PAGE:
Tallinn to Poll Citizens on Free Public Transport (6)

Photo: Postimees/Scanpix
1/27/2012 11:00 AM
Category: Society

Tallinn City Council has decided that the city will hold a referendum on free public transport from March 19 to 25.

The residents of the city will be asked one question: "Do you support the introduction of free public transport on the lines operating on a common ticket system in Tallinn starting from 2013?” Deputy Mayor Taavi Aas confirmed that the city government will act based on the results of the referendum.

The city government's plan to introduce free public transport in Tallinn has provoked a lively discussion, which continued during the council meeting on Thursday.

Aas explained that partial or full ticket concessions already apply to nearly 70 percent of the rides taken on public transport and that offering free service may initially only increase the number of customers by a tenth. In addition, Aas cited the increased cost of housing, food, and other necessities as further social impetus for offering free public transport and stressed the environmental benefits of the proposed plan.

Mayor Edgar Savisaar has maintained that free public transport would reduce the number of car rides, traffic congestions, and accidents and ease the strain on the streets, and most importantly, it would increase the mobility of the families who find it difficult to make ends meet.

Former mayor Hardo Aasmäe called the proposal rational and innovative. "Free public transport is a thing of the future,“ claimed Aasmäe. "We should look at it from a broader perspective than just Tallinn. This is an excellent chance for Estonia to attract attention by being innovative. The state already pays approximately half of the ticket fare on regional public transport lines. Public transport should be free in all the Estonian towns and counties and it should be financed by a national transportation tax.“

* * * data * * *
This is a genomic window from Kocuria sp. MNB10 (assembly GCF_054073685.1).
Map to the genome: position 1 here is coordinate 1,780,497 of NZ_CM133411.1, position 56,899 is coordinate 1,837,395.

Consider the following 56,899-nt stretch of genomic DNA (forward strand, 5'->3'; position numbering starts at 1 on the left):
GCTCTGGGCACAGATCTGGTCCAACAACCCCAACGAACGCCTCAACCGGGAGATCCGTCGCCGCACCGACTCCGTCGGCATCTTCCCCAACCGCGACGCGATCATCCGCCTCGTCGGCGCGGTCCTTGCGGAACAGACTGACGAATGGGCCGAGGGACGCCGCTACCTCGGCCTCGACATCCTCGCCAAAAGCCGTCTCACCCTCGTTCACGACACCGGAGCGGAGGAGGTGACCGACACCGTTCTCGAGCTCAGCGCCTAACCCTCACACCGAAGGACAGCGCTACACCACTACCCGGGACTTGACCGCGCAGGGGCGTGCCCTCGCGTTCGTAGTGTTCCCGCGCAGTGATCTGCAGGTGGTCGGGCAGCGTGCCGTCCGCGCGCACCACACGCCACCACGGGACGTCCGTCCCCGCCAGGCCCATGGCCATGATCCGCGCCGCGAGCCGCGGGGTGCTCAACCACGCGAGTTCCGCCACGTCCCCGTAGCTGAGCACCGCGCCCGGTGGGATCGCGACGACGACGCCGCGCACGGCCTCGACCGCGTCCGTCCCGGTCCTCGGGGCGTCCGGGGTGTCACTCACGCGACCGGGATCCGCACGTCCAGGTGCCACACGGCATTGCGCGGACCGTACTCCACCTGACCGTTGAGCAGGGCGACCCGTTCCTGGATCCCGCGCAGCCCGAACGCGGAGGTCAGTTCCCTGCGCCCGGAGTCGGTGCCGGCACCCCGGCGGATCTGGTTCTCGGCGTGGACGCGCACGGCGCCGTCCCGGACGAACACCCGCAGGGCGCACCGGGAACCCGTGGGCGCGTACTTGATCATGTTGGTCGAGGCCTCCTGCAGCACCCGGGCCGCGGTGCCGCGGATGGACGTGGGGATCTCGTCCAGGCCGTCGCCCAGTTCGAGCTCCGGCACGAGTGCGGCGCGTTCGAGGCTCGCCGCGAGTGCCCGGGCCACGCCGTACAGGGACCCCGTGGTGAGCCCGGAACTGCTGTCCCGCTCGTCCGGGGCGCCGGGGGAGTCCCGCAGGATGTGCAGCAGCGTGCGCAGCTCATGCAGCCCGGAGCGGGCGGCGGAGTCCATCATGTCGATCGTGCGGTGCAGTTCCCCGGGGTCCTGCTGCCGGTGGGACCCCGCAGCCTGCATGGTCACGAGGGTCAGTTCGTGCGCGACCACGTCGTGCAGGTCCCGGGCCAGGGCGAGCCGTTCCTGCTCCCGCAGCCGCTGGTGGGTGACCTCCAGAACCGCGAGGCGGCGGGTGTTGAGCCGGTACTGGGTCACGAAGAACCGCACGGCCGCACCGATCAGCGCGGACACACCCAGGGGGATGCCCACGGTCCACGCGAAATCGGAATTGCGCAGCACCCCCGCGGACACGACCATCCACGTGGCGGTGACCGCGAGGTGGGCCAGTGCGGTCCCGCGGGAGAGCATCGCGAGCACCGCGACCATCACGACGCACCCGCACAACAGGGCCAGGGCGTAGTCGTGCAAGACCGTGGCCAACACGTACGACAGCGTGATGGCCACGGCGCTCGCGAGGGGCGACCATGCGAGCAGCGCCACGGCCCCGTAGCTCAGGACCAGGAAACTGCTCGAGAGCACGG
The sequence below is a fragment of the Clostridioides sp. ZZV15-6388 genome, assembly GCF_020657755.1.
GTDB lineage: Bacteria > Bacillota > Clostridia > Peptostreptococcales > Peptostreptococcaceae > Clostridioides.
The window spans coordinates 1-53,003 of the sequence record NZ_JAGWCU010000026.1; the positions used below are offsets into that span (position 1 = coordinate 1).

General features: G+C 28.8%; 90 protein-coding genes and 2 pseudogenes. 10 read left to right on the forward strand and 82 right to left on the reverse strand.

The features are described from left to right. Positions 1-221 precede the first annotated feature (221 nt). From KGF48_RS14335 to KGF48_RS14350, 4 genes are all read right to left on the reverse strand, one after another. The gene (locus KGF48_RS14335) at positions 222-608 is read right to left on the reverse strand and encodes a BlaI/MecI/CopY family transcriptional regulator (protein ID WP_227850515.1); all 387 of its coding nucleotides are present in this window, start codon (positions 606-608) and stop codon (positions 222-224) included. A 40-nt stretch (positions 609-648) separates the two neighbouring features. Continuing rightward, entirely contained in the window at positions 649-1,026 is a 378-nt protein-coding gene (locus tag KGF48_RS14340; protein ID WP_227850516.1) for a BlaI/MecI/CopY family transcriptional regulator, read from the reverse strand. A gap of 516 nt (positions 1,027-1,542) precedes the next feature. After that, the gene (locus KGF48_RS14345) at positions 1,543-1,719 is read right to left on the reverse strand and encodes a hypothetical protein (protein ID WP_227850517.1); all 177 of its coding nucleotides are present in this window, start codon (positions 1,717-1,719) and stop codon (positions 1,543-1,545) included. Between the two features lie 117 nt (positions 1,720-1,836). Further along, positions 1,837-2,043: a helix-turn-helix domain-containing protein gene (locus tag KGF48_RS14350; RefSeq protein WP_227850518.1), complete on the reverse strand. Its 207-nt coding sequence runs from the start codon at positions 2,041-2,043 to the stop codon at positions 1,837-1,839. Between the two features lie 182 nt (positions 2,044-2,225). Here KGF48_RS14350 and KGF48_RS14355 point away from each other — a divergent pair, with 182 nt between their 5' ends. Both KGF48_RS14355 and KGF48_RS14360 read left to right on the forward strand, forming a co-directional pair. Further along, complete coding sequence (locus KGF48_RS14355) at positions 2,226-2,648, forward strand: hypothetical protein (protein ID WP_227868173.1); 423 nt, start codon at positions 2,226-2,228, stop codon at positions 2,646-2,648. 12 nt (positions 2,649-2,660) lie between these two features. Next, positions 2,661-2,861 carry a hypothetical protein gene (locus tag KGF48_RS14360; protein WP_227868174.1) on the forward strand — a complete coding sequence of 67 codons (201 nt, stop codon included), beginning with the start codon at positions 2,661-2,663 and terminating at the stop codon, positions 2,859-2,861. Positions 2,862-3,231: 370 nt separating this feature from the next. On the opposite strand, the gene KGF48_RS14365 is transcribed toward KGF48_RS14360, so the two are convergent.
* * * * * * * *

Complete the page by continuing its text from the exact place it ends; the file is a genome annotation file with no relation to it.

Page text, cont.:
Ticket fare currently makes up less than 40 percent of the money spent on maintaining the public transport system, which means that Tallinn would have to find approximately 20 million euros of additional financing to start offering free public transport. The city is hoping to raise the money by merging its various transport companies and dipping into the funds that had previously been earmarked for the construction of the city's sewerage and plumbing systems.


Sigrid Maasen

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